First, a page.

In 2012, Hong Kong celebrated the birthday of Doraemon 100 years early with a series of displays of the character.[27]

Politician Osamu Fujimura is known as the "Doraemon of Nagatacho" due to his figure and warm personality.[28] Sumo wrestler Takamisugi was nicknamed "Doraemon" because of his resemblance to the character.[29] ESP Guitars, has also made several Doraemon shaped guitars.[30][31]

During 2014, Doraemon was featured on the cover of all 51 magazines published by Shogakukan.[32]

References[edit]

  1. ^ Loo, Egan. "Movie Star Jean Reno Plays Doraemon in Live-Action Ads". Anime News Network. Anime News Network. Retrieved 18 April 2021.
  2. ^ Loveridge, Lynzee. "Actor Bruce Willis Crashes Into a House as Doraemon in TV Ad". Anime News Network. Anime News Network. Retrieved 18 April 2021.
  3. ^ "Doraemon/Danganronpa Voice Actress Nobuyo Oyama Suffering From Dementia". Anime News Network. Retrieved 13 May 2015.
  4. ^ "Doraemon Voices Confirmed". Anime News Network. Retrieved 13 May 2015.
  5. ^ "Doraemon receives residency in Japan city". The China Post. Retrieved 2 January 2015.
  6. ^ Japan enlists cartoon cat an ambassador The Guardian. Retrieved 21 July 2021
  7. ^ a b c Hui Min, Chew (23 December 2014). "Why Doraemon is blue and 4 other things you might not have known about the cat robot". The Straits Times. Retrieved 2 January 2015.
  8. ^ "Online dictionary of manga and video games in Japan: doraemon". Docoja.com:8080. 2007-08-08. Retrieved 2012-11-17.
  9. ^ "elanso网站调整". Elanso.com. Archived from the original on 2012-03-02. Retrieved 2012-11-17.
  10. ^ "Just how many gadgets does comic cat Doraemon have?". Kyodo World News Service. 2004-04-01. Retrieved 2009-02-19. Doraemon, whose name derives from "doraneko," meaning "stray cat" and "-aemon,"[dead link]
  11. ^ a b "Google.co.jp's Homepage Celebrates Doraemon's Birthday". Anime News Network. Retrieved 29 January 2015.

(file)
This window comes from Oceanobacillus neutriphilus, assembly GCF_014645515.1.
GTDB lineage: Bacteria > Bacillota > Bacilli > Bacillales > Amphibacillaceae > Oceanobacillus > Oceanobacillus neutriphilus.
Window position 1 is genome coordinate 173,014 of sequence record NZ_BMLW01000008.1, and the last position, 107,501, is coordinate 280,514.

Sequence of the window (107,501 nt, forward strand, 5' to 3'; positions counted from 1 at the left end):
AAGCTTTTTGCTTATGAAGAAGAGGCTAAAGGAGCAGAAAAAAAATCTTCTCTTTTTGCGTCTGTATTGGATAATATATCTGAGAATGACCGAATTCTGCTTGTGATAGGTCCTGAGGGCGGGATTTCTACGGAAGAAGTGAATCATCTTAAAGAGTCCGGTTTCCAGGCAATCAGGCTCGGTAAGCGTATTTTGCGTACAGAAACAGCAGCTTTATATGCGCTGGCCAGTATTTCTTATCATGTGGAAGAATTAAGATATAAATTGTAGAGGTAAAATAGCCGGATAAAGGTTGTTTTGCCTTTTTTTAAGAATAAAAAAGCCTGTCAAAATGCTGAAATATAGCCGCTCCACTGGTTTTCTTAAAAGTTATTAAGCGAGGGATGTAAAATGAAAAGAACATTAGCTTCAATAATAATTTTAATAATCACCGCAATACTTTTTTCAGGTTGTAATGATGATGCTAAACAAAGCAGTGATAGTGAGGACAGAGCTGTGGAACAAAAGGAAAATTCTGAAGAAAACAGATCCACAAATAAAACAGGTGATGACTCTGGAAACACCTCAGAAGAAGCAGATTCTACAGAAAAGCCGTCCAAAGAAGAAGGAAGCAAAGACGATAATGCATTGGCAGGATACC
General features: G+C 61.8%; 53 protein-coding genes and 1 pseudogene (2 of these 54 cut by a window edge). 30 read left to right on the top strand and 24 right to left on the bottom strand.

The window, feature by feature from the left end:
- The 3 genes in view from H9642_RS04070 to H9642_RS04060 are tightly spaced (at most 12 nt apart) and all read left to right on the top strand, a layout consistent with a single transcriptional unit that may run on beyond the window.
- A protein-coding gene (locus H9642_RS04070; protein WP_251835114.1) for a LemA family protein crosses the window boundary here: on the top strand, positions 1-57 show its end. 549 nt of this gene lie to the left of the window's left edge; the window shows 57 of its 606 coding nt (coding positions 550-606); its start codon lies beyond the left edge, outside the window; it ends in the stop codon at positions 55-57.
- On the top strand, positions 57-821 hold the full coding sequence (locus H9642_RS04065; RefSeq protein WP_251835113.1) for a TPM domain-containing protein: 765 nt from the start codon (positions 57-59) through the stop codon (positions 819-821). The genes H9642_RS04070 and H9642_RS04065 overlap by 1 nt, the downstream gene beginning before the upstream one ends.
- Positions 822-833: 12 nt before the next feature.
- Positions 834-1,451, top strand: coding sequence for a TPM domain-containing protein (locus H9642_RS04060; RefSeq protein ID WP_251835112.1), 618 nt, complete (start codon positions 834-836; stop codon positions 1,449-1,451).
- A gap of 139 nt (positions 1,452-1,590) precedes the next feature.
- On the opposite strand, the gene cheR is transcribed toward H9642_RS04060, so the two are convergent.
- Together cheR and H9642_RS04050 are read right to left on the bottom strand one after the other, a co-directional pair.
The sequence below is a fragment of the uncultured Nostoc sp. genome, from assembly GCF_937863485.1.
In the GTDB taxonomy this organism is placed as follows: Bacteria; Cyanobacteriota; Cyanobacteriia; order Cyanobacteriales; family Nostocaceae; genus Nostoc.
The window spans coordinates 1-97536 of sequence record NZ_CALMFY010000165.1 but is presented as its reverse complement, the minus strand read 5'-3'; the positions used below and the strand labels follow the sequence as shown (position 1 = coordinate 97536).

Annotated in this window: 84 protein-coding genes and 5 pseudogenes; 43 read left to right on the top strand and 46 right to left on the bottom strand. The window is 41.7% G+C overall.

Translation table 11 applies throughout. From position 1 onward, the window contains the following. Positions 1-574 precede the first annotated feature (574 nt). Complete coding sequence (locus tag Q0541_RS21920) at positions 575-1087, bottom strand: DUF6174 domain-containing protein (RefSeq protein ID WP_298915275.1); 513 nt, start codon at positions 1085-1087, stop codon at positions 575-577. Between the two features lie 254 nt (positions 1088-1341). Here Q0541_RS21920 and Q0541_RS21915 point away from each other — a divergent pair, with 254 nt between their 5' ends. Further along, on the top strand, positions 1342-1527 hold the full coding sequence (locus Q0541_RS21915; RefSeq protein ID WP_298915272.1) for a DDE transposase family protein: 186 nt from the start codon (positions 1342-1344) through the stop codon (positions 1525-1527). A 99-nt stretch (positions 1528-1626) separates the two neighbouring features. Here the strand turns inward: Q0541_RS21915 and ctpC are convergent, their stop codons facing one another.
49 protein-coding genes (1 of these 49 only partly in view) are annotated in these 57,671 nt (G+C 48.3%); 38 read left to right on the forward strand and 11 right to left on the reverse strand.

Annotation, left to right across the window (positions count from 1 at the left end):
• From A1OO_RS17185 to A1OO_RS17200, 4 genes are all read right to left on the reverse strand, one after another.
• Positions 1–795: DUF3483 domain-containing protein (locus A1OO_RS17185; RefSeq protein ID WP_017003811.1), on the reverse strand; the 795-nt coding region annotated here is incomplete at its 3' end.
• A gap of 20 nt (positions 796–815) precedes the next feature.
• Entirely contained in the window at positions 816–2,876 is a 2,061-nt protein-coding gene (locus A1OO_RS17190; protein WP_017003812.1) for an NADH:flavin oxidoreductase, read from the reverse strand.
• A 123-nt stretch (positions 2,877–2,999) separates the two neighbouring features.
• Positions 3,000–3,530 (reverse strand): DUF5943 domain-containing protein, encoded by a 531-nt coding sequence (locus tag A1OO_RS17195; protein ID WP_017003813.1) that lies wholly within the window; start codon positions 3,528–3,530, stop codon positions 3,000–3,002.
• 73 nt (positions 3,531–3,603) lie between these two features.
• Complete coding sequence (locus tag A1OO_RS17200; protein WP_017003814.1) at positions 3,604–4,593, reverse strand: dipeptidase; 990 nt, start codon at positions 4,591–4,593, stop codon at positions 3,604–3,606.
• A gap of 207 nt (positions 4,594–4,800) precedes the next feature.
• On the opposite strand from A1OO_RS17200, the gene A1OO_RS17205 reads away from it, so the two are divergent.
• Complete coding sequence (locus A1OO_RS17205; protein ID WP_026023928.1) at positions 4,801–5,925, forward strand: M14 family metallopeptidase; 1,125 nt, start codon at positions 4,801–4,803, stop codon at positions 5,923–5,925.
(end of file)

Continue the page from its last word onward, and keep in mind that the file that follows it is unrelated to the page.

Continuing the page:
12. ^ 2112: The Birth of Doraemon
  13. ^ "Movie Star Jean Reno Plays Doraemon in Live-Action Ads". Anime News Network. 17 November 2011. Retrieved 29 January 2015.
  14. ^ Palazzo, Chiara (August 22, 2016). "Shinzo Abe emerges from a green pipe disguised as Super Mario during Rio Closing Ceremony". The Daily Telegraph. Retrieved August 22, 2016.
  15. ^ Samuelson, Kate (August 22, 2016). "Shinzo Abe Dresses as Super Mario for Rio Closing Ceremony". Time. Retrieved August 22, 2016.
  16. ^ Kagawa, Marcie (25 June 2014). "Doraemon hitting U.S. airwaves this summer". The Japan Times. Retrieved 2 January 2015.
  17. ^ Bricken, Rob. "Japan's Most Beloved Anime Character, Doraemon, Is Coming To The U.S." io9. Retrieved 2 January 2015.
  18. ^ Schodt, Frederik L. (2011). Dreamland Japan: Writings on Modern Manga. Stone Bridge Press. p. 361. ISBN 978-1-933330-95-2. Retrieved 2 January 2015.
  19. ^ Ashcraft, Brian. "Iconic Anime Character Painted on Buddhist Temple". Kotaku. Retrieved 2 January 2015.
  20. ^ McCurry, Justin. "Doraemon a character of subversion, claim Chinese media". The Star. Retrieved 2 January 2015.
  21. ^ PIAO, VANESSA (29 September 2014). "A Warning in China: Beware the 'Blue Fatty' Cat". The New York Times. Retrieved 2 January 2015.
  22. ^ "PTI wants Japanese cartoon series 'Doraemon' banned". Dawn. 4 April 2018. Retrieved 6 September 2020.
  23. ^ Craig, Timothy J. (2000). Japan Pop: Inside the World of Japanese Popular Culture. Routledge. p. 296. ISBN 0-7656-0561-9. Retrieved 2 January 2015.
  24. ^ Yamaguchi, Mari. "Doraemon appointed Japan's first ever cartoon ambassador". The China Post. Retrieved 2 January 2015.
  25. ^ "Anime News: Doraemon named the most popular character among children". Asahi Shimbum. Archived from the original on 2 January 2015. Retrieved 2 January 2015.
  26. ^ Toko Sekiguchi (March 26, 2013). "Godzilla Loses Top Spot to Kittybot Doraemon". Japan Real Time. The Wall Street Journal. Retrieved May 28, 2015.
  27. ^ West, David (August 13, 2012). "Hong Kong Celebrates Doraemon's 100th Birthday (Early!)". Neo. Archived from the original on July 16, 2018. Retrieved July 18, 2016.
  28. ^ "Noda chooses 'Doraemon' as chief Cabinet secretary". The Asahi Shimbun. September 2, 2011. Archived from the original on March 4, 2016. Retrieved January 29, 2015.
  29. ^ Sharnoff, Lora (1993). Grand Sumo. Weatherhill. p. 216. ISBN 0-8348-0283-X.
  30. ^ "ESP X Doraemon". ESP Guitars. Archived from the original on September 3, 2013.
  31. ^ "ESP X Doraemon". ESP Guitars. Retrieved December 26, 2014.
  32. ^ "Doraemon Takes Over Shogakukan Covers". Anime News Network. March 4, 2014. Retrieved January 2, 2015.

External links[edit]